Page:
Elsewhere we bumped into a pack of Wild Dogs. Resting restlessly under trees by the road.
We visited Pretoriuskop in the drizzling rain. We chose to go via the S1 towards Albasini Ruins and then turn off south along the S3 just before reaching the Ruins. One or two patches of the road were a bit slippery. Despite the rain birds were about. A pair of Woodland Kingfishers were heard and seen playing their mating game.
At Pretoriuskop the rain subsided and we took the chance to walk around the camp. Birding in the camp is often rewarding.
During our 4 days in the area we saw many bird species. Here are some of those photographed.
One day as we drove out of Skukuza heading south, we had not gone far when we came across Hyenas including youngsters by the road. Usually they sit around but this lot were different.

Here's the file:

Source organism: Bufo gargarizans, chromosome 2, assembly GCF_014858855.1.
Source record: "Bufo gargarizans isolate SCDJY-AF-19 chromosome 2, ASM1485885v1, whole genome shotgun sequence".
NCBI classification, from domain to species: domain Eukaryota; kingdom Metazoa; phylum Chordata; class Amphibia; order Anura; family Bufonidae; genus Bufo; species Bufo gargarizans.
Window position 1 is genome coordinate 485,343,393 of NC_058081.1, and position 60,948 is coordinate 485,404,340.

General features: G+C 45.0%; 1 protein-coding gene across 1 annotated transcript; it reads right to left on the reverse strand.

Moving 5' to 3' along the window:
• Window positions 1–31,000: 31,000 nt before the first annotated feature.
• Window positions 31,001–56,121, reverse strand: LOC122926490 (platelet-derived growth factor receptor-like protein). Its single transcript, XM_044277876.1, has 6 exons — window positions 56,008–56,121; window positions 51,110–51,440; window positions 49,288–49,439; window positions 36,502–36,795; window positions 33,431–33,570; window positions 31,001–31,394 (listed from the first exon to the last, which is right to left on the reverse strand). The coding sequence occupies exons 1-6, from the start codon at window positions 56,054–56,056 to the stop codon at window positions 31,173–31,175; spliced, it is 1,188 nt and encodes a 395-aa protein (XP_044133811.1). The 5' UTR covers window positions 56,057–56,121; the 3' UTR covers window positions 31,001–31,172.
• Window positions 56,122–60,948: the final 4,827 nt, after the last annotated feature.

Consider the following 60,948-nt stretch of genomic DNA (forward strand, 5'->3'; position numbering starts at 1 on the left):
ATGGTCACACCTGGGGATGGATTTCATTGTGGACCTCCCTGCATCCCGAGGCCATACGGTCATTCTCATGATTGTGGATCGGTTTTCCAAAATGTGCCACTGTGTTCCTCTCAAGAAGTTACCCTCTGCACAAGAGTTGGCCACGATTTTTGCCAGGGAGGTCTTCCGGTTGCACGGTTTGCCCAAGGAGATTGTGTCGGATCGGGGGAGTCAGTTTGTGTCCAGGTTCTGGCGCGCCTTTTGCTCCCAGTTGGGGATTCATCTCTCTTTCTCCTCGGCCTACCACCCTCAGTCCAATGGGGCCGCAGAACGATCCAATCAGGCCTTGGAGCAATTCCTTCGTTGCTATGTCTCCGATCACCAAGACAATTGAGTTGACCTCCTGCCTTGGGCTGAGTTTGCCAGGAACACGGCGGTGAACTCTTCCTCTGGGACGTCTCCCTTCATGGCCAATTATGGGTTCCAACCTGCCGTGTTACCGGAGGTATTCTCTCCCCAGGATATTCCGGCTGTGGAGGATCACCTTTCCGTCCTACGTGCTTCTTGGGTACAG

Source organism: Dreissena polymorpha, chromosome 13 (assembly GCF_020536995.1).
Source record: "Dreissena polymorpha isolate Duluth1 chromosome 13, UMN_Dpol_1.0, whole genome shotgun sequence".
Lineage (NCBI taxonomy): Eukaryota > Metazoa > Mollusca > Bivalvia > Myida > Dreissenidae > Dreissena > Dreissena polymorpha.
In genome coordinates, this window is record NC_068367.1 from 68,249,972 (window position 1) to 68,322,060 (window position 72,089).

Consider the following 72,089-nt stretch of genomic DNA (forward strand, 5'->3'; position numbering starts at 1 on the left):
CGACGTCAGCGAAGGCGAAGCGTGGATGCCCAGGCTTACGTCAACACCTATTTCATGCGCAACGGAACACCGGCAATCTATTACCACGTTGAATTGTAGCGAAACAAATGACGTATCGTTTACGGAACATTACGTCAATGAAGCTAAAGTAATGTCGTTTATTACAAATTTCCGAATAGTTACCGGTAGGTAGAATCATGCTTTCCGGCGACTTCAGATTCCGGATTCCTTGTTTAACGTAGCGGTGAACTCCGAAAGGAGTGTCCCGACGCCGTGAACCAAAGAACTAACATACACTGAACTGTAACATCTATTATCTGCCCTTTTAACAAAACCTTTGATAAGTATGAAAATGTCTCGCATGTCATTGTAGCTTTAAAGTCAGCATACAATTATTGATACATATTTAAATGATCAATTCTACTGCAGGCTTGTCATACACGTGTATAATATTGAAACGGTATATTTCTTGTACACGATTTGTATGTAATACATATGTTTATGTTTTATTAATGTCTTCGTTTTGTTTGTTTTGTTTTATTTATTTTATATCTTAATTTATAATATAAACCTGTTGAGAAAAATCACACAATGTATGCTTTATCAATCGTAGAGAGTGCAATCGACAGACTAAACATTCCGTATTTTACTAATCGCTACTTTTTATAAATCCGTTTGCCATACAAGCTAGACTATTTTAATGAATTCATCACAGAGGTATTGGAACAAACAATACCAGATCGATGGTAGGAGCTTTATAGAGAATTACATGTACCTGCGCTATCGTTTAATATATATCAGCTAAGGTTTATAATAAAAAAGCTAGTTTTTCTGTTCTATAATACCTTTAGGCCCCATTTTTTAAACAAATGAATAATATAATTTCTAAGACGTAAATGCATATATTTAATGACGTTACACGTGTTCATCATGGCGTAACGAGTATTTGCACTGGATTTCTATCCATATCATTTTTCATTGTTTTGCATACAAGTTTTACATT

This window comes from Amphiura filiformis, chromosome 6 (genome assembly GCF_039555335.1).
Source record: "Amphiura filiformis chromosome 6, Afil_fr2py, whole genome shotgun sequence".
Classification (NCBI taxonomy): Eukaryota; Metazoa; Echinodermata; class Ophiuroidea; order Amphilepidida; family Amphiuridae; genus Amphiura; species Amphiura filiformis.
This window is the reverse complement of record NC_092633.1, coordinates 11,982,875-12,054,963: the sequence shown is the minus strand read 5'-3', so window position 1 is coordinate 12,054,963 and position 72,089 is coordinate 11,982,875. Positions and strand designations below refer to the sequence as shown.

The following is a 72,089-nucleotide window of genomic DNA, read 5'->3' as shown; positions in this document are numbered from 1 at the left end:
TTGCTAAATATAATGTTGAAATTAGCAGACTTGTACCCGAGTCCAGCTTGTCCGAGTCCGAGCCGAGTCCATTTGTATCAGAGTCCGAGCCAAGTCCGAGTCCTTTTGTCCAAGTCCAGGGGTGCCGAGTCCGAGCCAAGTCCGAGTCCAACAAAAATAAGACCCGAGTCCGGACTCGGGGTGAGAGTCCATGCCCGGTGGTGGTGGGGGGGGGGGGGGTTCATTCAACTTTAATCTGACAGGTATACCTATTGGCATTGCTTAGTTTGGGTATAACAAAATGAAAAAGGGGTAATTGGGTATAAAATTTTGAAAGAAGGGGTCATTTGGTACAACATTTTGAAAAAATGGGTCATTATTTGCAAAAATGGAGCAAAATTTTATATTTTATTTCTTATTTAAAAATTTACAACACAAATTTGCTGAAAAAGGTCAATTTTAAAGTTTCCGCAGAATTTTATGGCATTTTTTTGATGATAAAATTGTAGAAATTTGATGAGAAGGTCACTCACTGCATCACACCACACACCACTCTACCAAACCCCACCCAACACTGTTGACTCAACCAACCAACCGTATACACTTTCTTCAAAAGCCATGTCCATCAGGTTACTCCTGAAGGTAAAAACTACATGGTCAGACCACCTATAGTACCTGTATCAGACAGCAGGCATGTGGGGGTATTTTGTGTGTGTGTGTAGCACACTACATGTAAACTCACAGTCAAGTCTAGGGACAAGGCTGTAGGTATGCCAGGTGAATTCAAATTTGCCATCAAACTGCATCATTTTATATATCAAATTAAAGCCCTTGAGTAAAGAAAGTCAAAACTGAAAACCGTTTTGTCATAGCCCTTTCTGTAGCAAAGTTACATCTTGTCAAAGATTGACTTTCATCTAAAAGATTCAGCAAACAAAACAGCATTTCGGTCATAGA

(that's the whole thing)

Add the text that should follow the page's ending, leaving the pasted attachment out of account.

Then this happened. A game of catch me if you can.
And then we went to Berg-en-dal for one night which turned into 3 nights – staying there until my sister planned to leave.
28th, 29th and 30th November 2021
Tasha and Dick arrived a day before us. The campsite was overflowing. It was an Honorary Rangers get together that weekend. When we arrived the next day the place was relatively empty and my sister had found us a site right on the fence – where an elephant liked to visit. With other game popping by including a tame Bushbuck which walked up to our front door.
We were camped right next to a couple of Honorary Rangers who kept telling about these wonderful bird sightings in the camp. In particular a Greater Spotted Cuckoo (among many other cuckoos) as well as an Eurasian Hobby. Neither of which we had seen on this trip and which over the coming days we searched far and wide for them.